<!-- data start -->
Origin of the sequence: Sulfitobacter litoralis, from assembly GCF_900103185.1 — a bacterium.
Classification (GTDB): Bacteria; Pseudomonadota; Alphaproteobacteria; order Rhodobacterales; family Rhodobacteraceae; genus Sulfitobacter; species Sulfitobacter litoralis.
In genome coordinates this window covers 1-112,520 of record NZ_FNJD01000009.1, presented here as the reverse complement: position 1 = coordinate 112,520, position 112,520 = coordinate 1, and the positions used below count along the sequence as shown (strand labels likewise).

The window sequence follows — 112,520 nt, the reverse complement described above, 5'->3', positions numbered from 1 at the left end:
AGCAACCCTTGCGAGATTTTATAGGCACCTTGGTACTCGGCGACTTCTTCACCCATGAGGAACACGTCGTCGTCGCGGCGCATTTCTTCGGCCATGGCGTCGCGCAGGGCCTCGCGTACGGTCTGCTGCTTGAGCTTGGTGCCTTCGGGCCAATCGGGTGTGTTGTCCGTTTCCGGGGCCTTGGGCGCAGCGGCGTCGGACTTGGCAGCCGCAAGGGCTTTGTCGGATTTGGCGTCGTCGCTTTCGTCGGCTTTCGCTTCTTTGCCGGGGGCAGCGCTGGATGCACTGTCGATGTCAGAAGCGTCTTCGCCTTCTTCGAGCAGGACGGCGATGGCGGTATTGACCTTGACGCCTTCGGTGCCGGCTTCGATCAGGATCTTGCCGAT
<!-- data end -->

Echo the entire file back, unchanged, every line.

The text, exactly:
Origin of the sequence: Sulfitobacter litoralis, from assembly GCF_900103185.1 — a bacterium.
Classification (GTDB): Bacteria; Pseudomonadota; Alphaproteobacteria; order Rhodobacterales; family Rhodobacteraceae; genus Sulfitobacter; species Sulfitobacter litoralis.
In genome coordinates this window covers 1-112,520 of record NZ_FNJD01000009.1, presented here as the reverse complement: position 1 = coordinate 112,520, position 112,520 = coordinate 1, and the positions used below count along the sequence as shown (strand labels likewise).

The window sequence follows — 112,520 nt, the reverse complement described above, 5'->3', positions numbered from 1 at the left end:
AGCAACCCTTGCGAGATTTTATAGGCACCTTGGTACTCGGCGACTTCTTCACCCATGAGGAACACGTCGTCGTCGCGGCGCATTTCTTCGGCCATGGCGTCGCGCAGGGCCTCGCGTACGGTCTGCTGCTTGAGCTTGGTGCCTTCGGGCCAATCGGGTGTGTTGTCCGTTTCCGGGGCCTTGGGCGCAGCGGCGTCGGACTTGGCAGCCGCAAGGGCTTTGTCGGATTTGGCGTCGTCGCTTTCGTCGGCTTTCGCTTCTTTGCCGGGGGCAGCGCTGGATGCACTGTCGATGTCAGAAGCGTCTTCGCCTTCTTCGAGCAGGACGGCGATGGCGGTATTGACCTTGACGCCTTCGGTGCCGGCTTCGATCAGGATCTTGCCGAT